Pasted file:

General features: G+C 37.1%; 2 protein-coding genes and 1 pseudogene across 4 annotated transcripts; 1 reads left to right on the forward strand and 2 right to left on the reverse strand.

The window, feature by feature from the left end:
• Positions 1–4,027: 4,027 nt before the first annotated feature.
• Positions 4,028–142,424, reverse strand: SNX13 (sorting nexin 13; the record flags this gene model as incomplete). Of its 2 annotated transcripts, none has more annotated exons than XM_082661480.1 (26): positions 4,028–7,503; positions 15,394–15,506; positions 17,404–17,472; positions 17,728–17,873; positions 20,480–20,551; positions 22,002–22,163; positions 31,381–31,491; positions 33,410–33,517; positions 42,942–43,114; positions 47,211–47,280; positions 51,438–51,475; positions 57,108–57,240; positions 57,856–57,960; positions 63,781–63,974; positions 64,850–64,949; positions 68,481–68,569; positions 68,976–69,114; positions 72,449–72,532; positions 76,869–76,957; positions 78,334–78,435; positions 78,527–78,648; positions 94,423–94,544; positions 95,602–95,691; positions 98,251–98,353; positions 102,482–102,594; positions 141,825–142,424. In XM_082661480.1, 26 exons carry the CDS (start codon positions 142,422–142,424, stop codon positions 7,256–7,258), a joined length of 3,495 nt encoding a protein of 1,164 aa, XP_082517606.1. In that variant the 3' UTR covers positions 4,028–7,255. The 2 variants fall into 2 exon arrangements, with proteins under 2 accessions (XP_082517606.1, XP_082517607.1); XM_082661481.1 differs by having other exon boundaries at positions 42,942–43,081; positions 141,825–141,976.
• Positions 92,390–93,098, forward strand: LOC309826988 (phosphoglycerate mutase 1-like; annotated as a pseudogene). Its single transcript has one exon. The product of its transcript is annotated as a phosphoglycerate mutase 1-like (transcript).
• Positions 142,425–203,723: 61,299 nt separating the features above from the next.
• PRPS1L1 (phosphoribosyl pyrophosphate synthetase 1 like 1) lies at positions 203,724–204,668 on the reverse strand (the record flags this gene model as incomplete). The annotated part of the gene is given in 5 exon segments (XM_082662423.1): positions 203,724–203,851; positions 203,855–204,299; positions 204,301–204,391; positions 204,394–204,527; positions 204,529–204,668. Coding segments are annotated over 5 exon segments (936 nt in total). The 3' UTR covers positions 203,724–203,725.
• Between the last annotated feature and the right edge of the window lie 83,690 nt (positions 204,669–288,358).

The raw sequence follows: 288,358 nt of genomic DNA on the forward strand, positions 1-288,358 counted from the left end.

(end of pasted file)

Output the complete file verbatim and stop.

General features: G+C 37.1%; 2 protein-coding genes and 1 pseudogene across 4 annotated transcripts; 1 reads left to right on the forward strand and 2 right to left on the reverse strand.

The window, feature by feature from the left end:
• Positions 1–4,027: 4,027 nt before the first annotated feature.
• Positions 4,028–142,424, reverse strand: SNX13 (sorting nexin 13; the record flags this gene model as incomplete). Of its 2 annotated transcripts, none has more annotated exons than XM_082661480.1 (26): positions 4,028–7,503; positions 15,394–15,506; positions 17,404–17,472; positions 17,728–17,873; positions 20,480–20,551; positions 22,002–22,163; positions 31,381–31,491; positions 33,410–33,517; positions 42,942–43,114; positions 47,211–47,280; positions 51,438–51,475; positions 57,108–57,240; positions 57,856–57,960; positions 63,781–63,974; positions 64,850–64,949; positions 68,481–68,569; positions 68,976–69,114; positions 72,449–72,532; positions 76,869–76,957; positions 78,334–78,435; positions 78,527–78,648; positions 94,423–94,544; positions 95,602–95,691; positions 98,251–98,353; positions 102,482–102,594; positions 141,825–142,424. In XM_082661480.1, 26 exons carry the CDS (start codon positions 142,422–142,424, stop codon positions 7,256–7,258), a joined length of 3,495 nt encoding a protein of 1,164 aa, XP_082517606.1. In that variant the 3' UTR covers positions 4,028–7,255. The 2 variants fall into 2 exon arrangements, with proteins under 2 accessions (XP_082517606.1, XP_082517607.1); XM_082661481.1 differs by having other exon boundaries at positions 42,942–43,081; positions 141,825–141,976.
• Positions 92,390–93,098, forward strand: LOC309826988 (phosphoglycerate mutase 1-like; annotated as a pseudogene). Its single transcript has one exon. The product of its transcript is annotated as a phosphoglycerate mutase 1-like (transcript).
• Positions 142,425–203,723: 61,299 nt separating the features above from the next.
• PRPS1L1 (phosphoribosyl pyrophosphate synthetase 1 like 1) lies at positions 203,724–204,668 on the reverse strand (the record flags this gene model as incomplete). The annotated part of the gene is given in 5 exon segments (XM_082662423.1): positions 203,724–203,851; positions 203,855–204,299; positions 204,301–204,391; positions 204,394–204,527; positions 204,529–204,668. Coding segments are annotated over 5 exon segments (936 nt in total). The 3' UTR covers positions 203,724–203,725.
• Between the last annotated feature and the right edge of the window lie 83,690 nt (positions 204,669–288,358).

The raw sequence follows: 288,358 nt of genomic DNA on the forward strand, positions 1-288,358 counted from the left end.